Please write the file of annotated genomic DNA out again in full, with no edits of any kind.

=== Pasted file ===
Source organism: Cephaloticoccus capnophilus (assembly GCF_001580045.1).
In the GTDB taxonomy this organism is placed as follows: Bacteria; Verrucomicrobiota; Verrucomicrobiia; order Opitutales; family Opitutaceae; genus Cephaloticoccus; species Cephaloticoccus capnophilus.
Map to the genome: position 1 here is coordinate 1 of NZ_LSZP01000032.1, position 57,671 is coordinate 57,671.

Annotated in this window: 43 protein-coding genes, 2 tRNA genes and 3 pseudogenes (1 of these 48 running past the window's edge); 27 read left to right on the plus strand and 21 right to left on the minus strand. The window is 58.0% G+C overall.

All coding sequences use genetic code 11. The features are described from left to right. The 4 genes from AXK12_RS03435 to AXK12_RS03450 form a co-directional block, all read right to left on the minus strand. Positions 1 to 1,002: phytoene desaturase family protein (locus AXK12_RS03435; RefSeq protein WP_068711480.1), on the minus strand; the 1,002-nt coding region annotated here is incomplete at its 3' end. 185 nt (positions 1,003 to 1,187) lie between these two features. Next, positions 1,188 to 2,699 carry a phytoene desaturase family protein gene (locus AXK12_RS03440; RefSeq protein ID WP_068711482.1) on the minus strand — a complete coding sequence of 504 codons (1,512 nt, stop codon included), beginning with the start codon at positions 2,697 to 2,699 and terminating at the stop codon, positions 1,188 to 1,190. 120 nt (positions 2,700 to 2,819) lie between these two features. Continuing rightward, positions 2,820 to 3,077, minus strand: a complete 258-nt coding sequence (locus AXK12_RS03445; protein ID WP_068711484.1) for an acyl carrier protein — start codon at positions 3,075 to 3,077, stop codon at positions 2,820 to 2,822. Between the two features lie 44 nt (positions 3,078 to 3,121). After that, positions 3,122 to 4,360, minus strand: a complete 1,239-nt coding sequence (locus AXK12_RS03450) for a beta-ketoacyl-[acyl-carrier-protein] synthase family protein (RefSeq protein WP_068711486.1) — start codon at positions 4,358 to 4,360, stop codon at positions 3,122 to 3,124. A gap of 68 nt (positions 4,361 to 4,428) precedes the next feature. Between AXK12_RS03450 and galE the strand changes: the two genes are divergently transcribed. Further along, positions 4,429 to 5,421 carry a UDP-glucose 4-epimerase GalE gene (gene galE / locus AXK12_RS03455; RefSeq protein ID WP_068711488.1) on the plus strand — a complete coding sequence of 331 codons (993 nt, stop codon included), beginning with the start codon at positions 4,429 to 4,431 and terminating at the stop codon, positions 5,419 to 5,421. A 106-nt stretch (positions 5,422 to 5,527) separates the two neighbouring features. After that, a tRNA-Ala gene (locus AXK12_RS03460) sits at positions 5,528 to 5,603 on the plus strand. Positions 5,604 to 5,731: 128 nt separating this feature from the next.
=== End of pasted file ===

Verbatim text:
Source organism: Cephaloticoccus capnophilus (assembly GCF_001580045.1).
In the GTDB taxonomy this organism is placed as follows: Bacteria; Verrucomicrobiota; Verrucomicrobiia; order Opitutales; family Opitutaceae; genus Cephaloticoccus; species Cephaloticoccus capnophilus.
Map to the genome: position 1 here is coordinate 1 of NZ_LSZP01000032.1, position 57,671 is coordinate 57,671.

Annotated in this window: 43 protein-coding genes, 2 tRNA genes and 3 pseudogenes (1 of these 48 running past the window's edge); 27 read left to right on the plus strand and 21 right to left on the minus strand. The window is 58.0% G+C overall.

All coding sequences use genetic code 11. The features are described from left to right. The 4 genes from AXK12_RS03435 to AXK12_RS03450 form a co-directional block, all read right to left on the minus strand. Positions 1 to 1,002: phytoene desaturase family protein (locus AXK12_RS03435; RefSeq protein WP_068711480.1), on the minus strand; the 1,002-nt coding region annotated here is incomplete at its 3' end. 185 nt (positions 1,003 to 1,187) lie between these two features. Next, positions 1,188 to 2,699 carry a phytoene desaturase family protein gene (locus AXK12_RS03440; RefSeq protein ID WP_068711482.1) on the minus strand — a complete coding sequence of 504 codons (1,512 nt, stop codon included), beginning with the start codon at positions 2,697 to 2,699 and terminating at the stop codon, positions 1,188 to 1,190. 120 nt (positions 2,700 to 2,819) lie between these two features. Continuing rightward, positions 2,820 to 3,077, minus strand: a complete 258-nt coding sequence (locus AXK12_RS03445; protein ID WP_068711484.1) for an acyl carrier protein — start codon at positions 3,075 to 3,077, stop codon at positions 2,820 to 2,822. Between the two features lie 44 nt (positions 3,078 to 3,121). After that, positions 3,122 to 4,360, minus strand: a complete 1,239-nt coding sequence (locus AXK12_RS03450) for a beta-ketoacyl-[acyl-carrier-protein] synthase family protein (RefSeq protein WP_068711486.1) — start codon at positions 4,358 to 4,360, stop codon at positions 3,122 to 3,124. A gap of 68 nt (positions 4,361 to 4,428) precedes the next feature. Between AXK12_RS03450 and galE the strand changes: the two genes are divergently transcribed. Further along, positions 4,429 to 5,421 carry a UDP-glucose 4-epimerase GalE gene (gene galE / locus AXK12_RS03455; RefSeq protein ID WP_068711488.1) on the plus strand — a complete coding sequence of 331 codons (993 nt, stop codon included), beginning with the start codon at positions 4,429 to 4,431 and terminating at the stop codon, positions 5,419 to 5,421. A 106-nt stretch (positions 5,422 to 5,527) separates the two neighbouring features. After that, a tRNA-Ala gene (locus AXK12_RS03460) sits at positions 5,528 to 5,603 on the plus strand. Positions 5,604 to 5,731: 128 nt separating this feature from the next.